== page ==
Who is the next emperor after Aurangzeb
India is a country whose history goes back thousands of years. Many different peoples and ethnic groups lived and still live in the country, in which different religions coexist ................
Mughals in India - Shahjahan
When Jahangir died in late 1627, his eldest son Khurram was in the Deccan. This gave his younger brother Shahryar the chance to be proclaimed emperor. He was supported and driven by Nurjahan, whose daughter he was married to from his first marriage. But Shahryar had neither character nor hardness to successfully get through such an adventure. Khurram, supported by his father-in-law Asaf Khan, cracked down on all male relatives and murdered them. A few months after his father's death, he was in control of the situation and was crowned Shah Jahan (ruler of the world). During his reign, the policies of his predecessors continued. Despite numerous wars, he did not succeed in almost integrating the Dekkan (in southern India) into imperial possession. It failed not only because of the resistance of the Muslim princes there, but also because of the Marathas, who, as a Hindu people, resisted the tutelage of Delhi.
The battles in the Deccan were fought with extreme severity. Up to the systematic devastation of entire stretches of land, with the peasants partly slain and partly sold into slavery. Where one could not get through militarily, one tried to weaken the economic power of the enemy. This way of fighting was in contradiction to the old Hindu rules of war, according to which the peasants, as non-combatants, were not to be touched. The age of nationalism cast its first shadow, the common people were drawn into the political process. The campaigns in the Deccan were long under the command of Aurangzeb, the most gifted of the sons of Shah Jahan. The emperor, meanwhile, displayed the splendor of his court in Agra. His first great work was the peacock throne, the cost of which corresponded to the tax revenue of a large province. This throne was captured by the Persian king Nadir Shah in 1740 and is still in Tehran today.
The next great work of Shah ahan to attract attention was the mausoleum for his wife, Mumtaz Mahal. Contrary to the custom of the emperors to have many wives, Shah Jahan lived monogamous until Mumtaz Mahal, who had given birth to him 14 children, died in childbirth in 1631.
The mausoleum, known under the name Taj mahal (crown of buildings) is in Agra, it is the most important evidence of Islamic architecture in India. Up to 20,000 people were simultaneously employed on the construction from 1631 to 1653, and the costs caused the state finances to falter. In order to measure what this means, one must bear in mind that the Mughal Empire was probably the largest and most financially strong empire on earth in its time.
The money for such an absolutely extravagant court had to be collected by force. Bernier, a contemporary French traveler, writes about the ruthless arbitrariness of the provincial governors and their subordinate organs. Their tyranny was often so excessive that the peasants and artisans were robbed of the bare necessities and died in misery and exhaustion.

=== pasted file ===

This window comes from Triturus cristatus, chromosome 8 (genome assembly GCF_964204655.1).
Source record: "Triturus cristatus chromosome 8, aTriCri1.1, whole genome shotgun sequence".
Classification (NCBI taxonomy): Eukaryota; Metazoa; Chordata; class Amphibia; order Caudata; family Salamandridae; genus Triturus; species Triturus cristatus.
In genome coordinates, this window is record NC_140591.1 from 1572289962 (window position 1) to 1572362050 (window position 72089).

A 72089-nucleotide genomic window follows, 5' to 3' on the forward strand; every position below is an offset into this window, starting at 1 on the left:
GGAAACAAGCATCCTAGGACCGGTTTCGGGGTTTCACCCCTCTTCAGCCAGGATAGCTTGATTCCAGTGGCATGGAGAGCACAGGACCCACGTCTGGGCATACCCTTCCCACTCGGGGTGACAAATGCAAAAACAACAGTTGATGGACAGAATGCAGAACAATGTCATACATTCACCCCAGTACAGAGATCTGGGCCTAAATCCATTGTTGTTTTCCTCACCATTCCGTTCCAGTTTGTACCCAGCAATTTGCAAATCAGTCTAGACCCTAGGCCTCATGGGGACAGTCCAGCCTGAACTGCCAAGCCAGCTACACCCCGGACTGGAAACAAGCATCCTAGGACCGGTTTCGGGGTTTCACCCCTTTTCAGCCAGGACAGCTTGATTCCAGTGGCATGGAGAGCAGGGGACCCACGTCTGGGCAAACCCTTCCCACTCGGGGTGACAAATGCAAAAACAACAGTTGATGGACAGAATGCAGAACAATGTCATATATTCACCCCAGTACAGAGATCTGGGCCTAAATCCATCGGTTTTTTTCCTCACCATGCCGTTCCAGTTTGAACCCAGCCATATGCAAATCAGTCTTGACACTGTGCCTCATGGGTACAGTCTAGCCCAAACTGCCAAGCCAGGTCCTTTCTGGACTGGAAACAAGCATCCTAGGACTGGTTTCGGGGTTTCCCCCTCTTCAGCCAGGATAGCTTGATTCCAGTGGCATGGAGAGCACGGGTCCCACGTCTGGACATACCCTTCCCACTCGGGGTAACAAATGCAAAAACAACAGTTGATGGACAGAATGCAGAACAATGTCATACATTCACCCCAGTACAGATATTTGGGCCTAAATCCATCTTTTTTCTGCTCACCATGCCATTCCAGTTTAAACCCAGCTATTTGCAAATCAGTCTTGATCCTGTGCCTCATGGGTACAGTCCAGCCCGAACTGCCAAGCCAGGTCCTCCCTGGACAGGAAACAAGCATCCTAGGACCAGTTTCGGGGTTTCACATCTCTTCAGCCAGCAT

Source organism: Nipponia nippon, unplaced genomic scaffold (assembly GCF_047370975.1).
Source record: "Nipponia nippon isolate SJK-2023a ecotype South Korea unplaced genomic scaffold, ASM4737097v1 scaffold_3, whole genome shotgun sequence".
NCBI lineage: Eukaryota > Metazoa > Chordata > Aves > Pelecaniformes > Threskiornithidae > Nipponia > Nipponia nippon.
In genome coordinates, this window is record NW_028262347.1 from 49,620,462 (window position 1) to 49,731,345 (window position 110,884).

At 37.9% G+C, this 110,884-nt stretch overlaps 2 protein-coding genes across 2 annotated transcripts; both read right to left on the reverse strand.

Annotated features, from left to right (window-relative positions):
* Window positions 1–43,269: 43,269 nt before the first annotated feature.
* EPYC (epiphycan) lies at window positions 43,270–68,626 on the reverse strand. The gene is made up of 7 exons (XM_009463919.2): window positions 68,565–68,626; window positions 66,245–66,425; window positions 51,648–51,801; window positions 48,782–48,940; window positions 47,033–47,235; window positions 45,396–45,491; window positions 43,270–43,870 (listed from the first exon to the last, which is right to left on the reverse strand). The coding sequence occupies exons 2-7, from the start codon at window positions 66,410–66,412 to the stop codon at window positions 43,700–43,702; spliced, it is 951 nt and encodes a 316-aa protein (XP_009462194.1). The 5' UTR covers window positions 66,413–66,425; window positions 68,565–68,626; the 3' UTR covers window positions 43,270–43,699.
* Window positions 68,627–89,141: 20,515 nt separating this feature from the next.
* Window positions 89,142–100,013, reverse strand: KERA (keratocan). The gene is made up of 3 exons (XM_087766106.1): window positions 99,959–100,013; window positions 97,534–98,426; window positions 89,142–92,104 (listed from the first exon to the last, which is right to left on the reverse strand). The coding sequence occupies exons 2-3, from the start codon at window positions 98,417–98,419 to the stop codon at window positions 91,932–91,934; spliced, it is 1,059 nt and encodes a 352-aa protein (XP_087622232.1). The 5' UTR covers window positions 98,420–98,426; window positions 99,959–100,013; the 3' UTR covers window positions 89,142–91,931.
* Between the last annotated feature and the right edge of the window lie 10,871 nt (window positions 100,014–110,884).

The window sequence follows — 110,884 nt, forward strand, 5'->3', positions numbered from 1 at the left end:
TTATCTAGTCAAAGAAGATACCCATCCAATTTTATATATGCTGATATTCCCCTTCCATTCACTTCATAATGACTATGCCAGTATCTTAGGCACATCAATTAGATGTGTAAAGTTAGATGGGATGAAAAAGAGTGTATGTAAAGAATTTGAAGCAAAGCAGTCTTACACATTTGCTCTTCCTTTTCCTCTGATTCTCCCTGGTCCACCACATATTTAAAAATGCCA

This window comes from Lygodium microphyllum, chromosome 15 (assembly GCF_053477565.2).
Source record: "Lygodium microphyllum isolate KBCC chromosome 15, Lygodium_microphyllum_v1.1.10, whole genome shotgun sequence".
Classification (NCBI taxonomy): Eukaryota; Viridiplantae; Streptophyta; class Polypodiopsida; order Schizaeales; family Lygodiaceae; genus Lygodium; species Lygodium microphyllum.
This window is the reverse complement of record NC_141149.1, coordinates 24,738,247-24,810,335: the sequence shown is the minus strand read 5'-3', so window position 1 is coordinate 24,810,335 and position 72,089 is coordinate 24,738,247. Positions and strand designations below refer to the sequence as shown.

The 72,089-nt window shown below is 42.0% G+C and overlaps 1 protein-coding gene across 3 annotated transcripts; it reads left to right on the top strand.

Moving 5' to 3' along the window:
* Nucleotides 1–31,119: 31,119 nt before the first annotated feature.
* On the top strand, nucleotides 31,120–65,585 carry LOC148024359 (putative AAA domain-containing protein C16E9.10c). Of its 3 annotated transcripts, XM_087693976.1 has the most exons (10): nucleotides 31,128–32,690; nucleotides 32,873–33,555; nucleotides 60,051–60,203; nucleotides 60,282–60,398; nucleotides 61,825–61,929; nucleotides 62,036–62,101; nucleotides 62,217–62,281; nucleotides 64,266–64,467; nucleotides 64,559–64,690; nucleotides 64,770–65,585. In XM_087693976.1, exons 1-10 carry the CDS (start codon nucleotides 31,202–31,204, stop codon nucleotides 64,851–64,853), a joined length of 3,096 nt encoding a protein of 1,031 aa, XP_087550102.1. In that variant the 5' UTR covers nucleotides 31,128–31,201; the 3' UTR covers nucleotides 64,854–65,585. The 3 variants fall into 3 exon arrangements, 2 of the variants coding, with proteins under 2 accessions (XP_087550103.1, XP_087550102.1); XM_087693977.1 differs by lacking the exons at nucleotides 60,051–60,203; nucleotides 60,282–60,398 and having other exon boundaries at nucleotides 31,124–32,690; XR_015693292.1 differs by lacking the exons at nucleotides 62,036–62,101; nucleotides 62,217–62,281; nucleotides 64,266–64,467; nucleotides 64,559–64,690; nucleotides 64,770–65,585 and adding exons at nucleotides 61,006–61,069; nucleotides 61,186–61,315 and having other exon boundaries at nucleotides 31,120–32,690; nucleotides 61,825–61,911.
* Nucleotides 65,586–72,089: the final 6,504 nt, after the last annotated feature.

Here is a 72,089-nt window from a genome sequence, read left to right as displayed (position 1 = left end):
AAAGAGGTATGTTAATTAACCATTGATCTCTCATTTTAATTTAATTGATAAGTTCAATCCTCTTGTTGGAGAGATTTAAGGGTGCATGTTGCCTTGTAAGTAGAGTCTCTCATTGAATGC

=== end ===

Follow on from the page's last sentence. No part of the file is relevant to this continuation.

To escape the oppression and the agony of starvation, the farmers drove out of their misery to various neighboring countries in the hope of better treatment. Others drove into the army, where they became servants of the soldiers. Since the soil is seldom tilled, unless under duress, and since no one was willing to maintain the trenches and water channels, the whole land was poorly tilled and largely unproductive due to lack of water. The country was ruined by the need to raise the enormous sums of money required to maintain the splendor of the many courts and to pay the army that was needed to keep the people oppressed. These people can be labored for the benefit of others, and if they have been driven to despair by all kinds of cruel treatment, it is the army that prevents their insurrection or their escape. "
When it became known in 1657 that Shahjahan was seriously ill, the four of his sons, who were speculating on the throne, were in the provinces assigned to them for administration. Dara Shikoh was in Punjab, Shuja in Bengal, Aurangzeb in the Deccan and Murad Bakhsh in Gujarat. All four had the income of their provinces and well-equipped armies, which they now used in the struggle of all against all to win the throne. Dara Shikoh, who resembled Akbar in character and inclination, did not have the necessary consequence for this fight. His battles turned out unfortunate until he was finally hounded through all of India and perished miserably. His widespread religious interest among the Muslim leaders had made him many enemies; he had been resented for having had the Upanishads translated into Persian. Shuja, the second oldest, lacked determination. Murad Bakhsh was a man of great personal bravery, but not intelligent enough to see through the network of intrigues with which Aurangzeb, the cool superior calculator, won the game. He imprisoned his father in the imperial castle of Agra until he died of old age in the face of the Taj Mahal.
Shahjahan was buried next to Mumtaj Mahal in Taj Mahal.
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